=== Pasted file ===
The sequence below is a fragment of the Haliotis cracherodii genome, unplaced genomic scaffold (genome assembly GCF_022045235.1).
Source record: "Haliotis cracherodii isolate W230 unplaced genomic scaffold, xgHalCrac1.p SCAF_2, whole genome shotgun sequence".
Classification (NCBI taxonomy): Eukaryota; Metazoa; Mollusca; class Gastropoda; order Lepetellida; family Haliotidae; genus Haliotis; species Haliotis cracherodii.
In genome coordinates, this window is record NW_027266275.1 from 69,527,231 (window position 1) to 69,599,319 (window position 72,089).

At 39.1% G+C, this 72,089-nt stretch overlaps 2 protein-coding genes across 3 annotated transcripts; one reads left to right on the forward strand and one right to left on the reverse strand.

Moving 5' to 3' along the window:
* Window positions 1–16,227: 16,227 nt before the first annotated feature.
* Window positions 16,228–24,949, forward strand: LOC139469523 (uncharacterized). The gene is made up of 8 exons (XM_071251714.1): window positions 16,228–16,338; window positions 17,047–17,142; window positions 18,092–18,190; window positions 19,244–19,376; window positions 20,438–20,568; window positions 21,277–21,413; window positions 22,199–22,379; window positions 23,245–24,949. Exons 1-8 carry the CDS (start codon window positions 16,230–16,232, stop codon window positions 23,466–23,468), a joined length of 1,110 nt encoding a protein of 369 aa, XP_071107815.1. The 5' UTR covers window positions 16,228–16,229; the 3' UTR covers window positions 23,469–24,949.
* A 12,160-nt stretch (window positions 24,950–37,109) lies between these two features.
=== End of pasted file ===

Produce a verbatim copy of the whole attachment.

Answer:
The sequence below is a fragment of the Haliotis cracherodii genome, unplaced genomic scaffold (genome assembly GCF_022045235.1).
Source record: "Haliotis cracherodii isolate W230 unplaced genomic scaffold, xgHalCrac1.p SCAF_2, whole genome shotgun sequence".
Classification (NCBI taxonomy): Eukaryota; Metazoa; Mollusca; class Gastropoda; order Lepetellida; family Haliotidae; genus Haliotis; species Haliotis cracherodii.
In genome coordinates, this window is record NW_027266275.1 from 69,527,231 (window position 1) to 69,599,319 (window position 72,089).

At 39.1% G+C, this 72,089-nt stretch overlaps 2 protein-coding genes across 3 annotated transcripts; one reads left to right on the forward strand and one right to left on the reverse strand.

Moving 5' to 3' along the window:
* Window positions 1–16,227: 16,227 nt before the first annotated feature.
* Window positions 16,228–24,949, forward strand: LOC139469523 (uncharacterized). The gene is made up of 8 exons (XM_071251714.1): window positions 16,228–16,338; window positions 17,047–17,142; window positions 18,092–18,190; window positions 19,244–19,376; window positions 20,438–20,568; window positions 21,277–21,413; window positions 22,199–22,379; window positions 23,245–24,949. Exons 1-8 carry the CDS (start codon window positions 16,230–16,232, stop codon window positions 23,466–23,468), a joined length of 1,110 nt encoding a protein of 369 aa, XP_071107815.1. The 5' UTR covers window positions 16,228–16,229; the 3' UTR covers window positions 23,469–24,949.
* A 12,160-nt stretch (window positions 24,950–37,109) lies between these two features.